To understand EMV, one should first consider how the “old” magstripe technology works. The magnetic stripe on a back of a card comes with several pieces of data encoded on it. It contains card holder’s name and a card number as well as expiration date and the CVV (Card Verification Value). When a consumer swipes his or her card, the reader extracts this data and sends it for validation to the issuer system (such as a bank). The request is actually not sent directly to the issuer, but is often passed through several systems including merchant’s point-of-sale system (and often their back-office), merchant acquirer systems such as First Data or Heartland (and sometimes their third party processors), and payment networks such as Visa or Mastercard .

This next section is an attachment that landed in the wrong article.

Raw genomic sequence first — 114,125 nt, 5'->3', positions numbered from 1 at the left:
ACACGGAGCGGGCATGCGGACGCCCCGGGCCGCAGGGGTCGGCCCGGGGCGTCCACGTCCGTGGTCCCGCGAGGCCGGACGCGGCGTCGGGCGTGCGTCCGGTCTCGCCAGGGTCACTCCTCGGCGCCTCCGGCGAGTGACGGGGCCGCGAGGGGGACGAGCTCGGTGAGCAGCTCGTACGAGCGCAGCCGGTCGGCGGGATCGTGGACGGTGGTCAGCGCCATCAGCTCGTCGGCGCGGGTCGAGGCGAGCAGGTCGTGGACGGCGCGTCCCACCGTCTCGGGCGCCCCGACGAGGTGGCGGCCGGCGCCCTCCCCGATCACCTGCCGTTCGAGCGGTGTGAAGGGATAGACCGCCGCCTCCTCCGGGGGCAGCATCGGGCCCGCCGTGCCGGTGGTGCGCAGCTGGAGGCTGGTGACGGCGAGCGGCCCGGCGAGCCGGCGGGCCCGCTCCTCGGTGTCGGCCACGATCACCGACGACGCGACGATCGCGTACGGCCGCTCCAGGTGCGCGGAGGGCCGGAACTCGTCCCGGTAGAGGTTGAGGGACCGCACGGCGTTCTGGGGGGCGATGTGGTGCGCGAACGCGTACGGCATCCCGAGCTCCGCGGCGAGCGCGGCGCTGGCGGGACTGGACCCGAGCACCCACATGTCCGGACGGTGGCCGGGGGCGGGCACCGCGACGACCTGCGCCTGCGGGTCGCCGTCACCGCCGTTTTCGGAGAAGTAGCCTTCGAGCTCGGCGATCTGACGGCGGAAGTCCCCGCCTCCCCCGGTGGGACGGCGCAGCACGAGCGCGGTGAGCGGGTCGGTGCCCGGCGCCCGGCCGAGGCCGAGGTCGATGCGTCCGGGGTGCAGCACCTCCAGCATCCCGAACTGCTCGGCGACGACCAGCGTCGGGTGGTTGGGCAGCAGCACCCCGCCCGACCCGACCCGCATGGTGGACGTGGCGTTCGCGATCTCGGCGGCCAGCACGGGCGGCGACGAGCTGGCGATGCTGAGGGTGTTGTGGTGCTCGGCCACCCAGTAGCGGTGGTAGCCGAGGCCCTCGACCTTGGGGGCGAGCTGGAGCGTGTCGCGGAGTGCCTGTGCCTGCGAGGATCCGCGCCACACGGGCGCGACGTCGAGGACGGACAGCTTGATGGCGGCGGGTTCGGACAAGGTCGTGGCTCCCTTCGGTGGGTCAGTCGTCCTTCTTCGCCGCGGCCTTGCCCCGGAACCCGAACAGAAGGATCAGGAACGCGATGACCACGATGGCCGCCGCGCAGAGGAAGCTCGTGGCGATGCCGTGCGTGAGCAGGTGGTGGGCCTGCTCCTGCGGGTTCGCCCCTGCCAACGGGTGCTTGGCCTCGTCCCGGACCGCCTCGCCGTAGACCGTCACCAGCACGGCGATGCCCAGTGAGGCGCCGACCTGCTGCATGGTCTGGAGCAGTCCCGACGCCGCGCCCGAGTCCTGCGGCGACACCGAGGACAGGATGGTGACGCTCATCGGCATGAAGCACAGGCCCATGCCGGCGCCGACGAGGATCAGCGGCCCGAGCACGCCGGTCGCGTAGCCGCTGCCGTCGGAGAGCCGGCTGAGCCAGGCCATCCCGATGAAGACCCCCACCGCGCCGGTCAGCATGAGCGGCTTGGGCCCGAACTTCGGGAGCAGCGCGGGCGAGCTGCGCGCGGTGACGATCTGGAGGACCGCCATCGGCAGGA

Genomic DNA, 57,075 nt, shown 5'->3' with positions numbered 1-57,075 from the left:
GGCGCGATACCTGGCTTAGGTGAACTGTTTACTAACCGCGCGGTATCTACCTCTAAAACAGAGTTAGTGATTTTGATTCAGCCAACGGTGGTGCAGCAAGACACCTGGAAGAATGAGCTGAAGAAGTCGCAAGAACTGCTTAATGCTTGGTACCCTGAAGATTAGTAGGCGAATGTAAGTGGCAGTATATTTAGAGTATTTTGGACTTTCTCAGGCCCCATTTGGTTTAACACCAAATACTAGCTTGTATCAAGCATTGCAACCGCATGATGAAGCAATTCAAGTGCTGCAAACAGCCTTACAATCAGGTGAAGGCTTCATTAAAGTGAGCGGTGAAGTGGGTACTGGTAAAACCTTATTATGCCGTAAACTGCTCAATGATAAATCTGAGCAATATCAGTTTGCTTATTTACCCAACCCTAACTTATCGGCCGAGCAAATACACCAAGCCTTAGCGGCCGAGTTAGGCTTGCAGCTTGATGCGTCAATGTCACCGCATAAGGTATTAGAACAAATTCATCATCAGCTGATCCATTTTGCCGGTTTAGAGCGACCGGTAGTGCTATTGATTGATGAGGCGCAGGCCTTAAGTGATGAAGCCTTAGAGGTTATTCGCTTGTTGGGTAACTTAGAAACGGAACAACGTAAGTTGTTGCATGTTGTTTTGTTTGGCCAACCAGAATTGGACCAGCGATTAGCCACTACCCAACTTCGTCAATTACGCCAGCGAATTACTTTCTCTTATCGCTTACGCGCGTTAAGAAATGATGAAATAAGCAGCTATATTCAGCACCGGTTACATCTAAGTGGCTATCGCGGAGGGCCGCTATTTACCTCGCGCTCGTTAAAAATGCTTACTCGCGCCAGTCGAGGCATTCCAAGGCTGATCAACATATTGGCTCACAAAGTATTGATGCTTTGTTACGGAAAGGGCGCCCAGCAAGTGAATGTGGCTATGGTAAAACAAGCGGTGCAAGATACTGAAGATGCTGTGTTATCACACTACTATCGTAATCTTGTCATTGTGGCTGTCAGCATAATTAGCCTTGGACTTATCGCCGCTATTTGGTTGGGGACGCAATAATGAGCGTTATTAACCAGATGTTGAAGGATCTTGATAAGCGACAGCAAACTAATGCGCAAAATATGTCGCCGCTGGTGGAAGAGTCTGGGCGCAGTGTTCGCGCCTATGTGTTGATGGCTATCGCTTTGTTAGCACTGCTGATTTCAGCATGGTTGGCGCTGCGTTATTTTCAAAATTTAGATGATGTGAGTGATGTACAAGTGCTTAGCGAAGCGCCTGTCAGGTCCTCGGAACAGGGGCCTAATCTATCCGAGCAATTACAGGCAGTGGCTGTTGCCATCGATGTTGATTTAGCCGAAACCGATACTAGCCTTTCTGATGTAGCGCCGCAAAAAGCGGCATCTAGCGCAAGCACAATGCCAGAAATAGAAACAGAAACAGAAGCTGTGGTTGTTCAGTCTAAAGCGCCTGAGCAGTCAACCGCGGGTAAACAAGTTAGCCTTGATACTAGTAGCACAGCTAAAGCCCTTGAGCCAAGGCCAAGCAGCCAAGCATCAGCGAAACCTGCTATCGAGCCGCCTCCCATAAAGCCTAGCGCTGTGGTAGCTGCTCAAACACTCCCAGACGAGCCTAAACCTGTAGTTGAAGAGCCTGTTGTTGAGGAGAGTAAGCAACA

However, there are several security flaws with this design. First, private data including the card number (aka the PAN) is stored on the card in clear text. Anyone with rudimentary tools and very little knowledge can extract these data from a card. Also, merchants often store PANs on their POS and back-office systems unencrypted, which could enable hackers to potentially steal them as well. Further, transactions are sometimes transmitted unencrypted (in clear text) over the Internet and potentially vulnerable to theft. Because of these various flaws, it’s possible for criminals to potentially steal consumers’ card data and either leverage them to create cloned cards or simply use them online. In a fuel retail environment thieves could for instance get access to fuel dispenser’s internal electronics (by simply opening the dispenser with a common key), insert a skimming device and record the data as cards are being swiped.